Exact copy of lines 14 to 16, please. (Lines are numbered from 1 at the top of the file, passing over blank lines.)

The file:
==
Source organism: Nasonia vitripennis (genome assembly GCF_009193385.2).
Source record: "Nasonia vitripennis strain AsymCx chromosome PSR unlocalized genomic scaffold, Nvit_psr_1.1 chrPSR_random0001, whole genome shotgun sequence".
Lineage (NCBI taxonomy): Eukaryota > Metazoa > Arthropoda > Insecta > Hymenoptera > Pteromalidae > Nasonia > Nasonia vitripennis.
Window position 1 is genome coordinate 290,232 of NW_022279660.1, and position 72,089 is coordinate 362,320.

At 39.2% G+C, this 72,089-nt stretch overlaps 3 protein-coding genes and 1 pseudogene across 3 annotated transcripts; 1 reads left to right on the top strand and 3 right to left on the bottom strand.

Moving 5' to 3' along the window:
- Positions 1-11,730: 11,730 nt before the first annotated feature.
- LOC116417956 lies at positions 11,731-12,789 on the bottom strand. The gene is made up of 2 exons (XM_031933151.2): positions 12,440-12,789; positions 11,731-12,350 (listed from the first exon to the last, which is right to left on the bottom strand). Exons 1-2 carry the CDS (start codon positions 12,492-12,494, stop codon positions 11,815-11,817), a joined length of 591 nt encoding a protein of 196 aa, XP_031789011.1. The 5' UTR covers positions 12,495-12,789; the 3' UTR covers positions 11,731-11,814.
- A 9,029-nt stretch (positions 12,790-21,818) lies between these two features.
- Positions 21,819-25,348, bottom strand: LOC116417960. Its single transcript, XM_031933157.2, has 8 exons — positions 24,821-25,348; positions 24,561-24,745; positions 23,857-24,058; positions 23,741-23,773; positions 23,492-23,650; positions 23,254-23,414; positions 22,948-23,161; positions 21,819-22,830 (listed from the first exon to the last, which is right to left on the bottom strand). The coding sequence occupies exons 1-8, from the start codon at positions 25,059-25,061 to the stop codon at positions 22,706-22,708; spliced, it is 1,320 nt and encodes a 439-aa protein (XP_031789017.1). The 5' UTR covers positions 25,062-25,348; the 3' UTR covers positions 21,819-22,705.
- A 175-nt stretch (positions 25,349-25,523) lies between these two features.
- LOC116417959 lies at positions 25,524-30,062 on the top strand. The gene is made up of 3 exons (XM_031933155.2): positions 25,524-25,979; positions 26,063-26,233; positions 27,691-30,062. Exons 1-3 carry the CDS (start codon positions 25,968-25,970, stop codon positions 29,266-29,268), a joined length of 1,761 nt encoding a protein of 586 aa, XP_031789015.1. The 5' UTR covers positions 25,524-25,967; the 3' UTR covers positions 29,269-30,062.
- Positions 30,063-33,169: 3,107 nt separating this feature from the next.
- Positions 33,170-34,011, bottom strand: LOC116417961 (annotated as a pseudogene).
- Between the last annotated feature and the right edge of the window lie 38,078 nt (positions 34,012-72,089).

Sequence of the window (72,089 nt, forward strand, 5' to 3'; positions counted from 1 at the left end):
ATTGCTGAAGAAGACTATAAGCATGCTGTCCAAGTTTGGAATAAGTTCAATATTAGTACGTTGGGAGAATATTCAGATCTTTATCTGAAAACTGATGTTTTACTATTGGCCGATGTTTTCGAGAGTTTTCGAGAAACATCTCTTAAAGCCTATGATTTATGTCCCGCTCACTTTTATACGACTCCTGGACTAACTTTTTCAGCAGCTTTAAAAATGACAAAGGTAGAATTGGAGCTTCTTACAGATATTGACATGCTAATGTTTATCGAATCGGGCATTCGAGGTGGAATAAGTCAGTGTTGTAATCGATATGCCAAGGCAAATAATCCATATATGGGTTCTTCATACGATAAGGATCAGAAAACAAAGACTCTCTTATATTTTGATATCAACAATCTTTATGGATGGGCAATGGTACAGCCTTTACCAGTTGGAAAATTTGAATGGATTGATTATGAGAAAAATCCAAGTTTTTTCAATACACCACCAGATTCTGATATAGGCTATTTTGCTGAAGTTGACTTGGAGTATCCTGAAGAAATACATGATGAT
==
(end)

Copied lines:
- Positions 33,170-34,011, bottom strand: LOC116417961 (annotated as a pseudogene).
- Between the last annotated feature and the right edge of the window lie 38,078 nt (positions 34,012-72,089).

Sequence of the window (72,089 nt, forward strand, 5' to 3'; positions counted from 1 at the left end):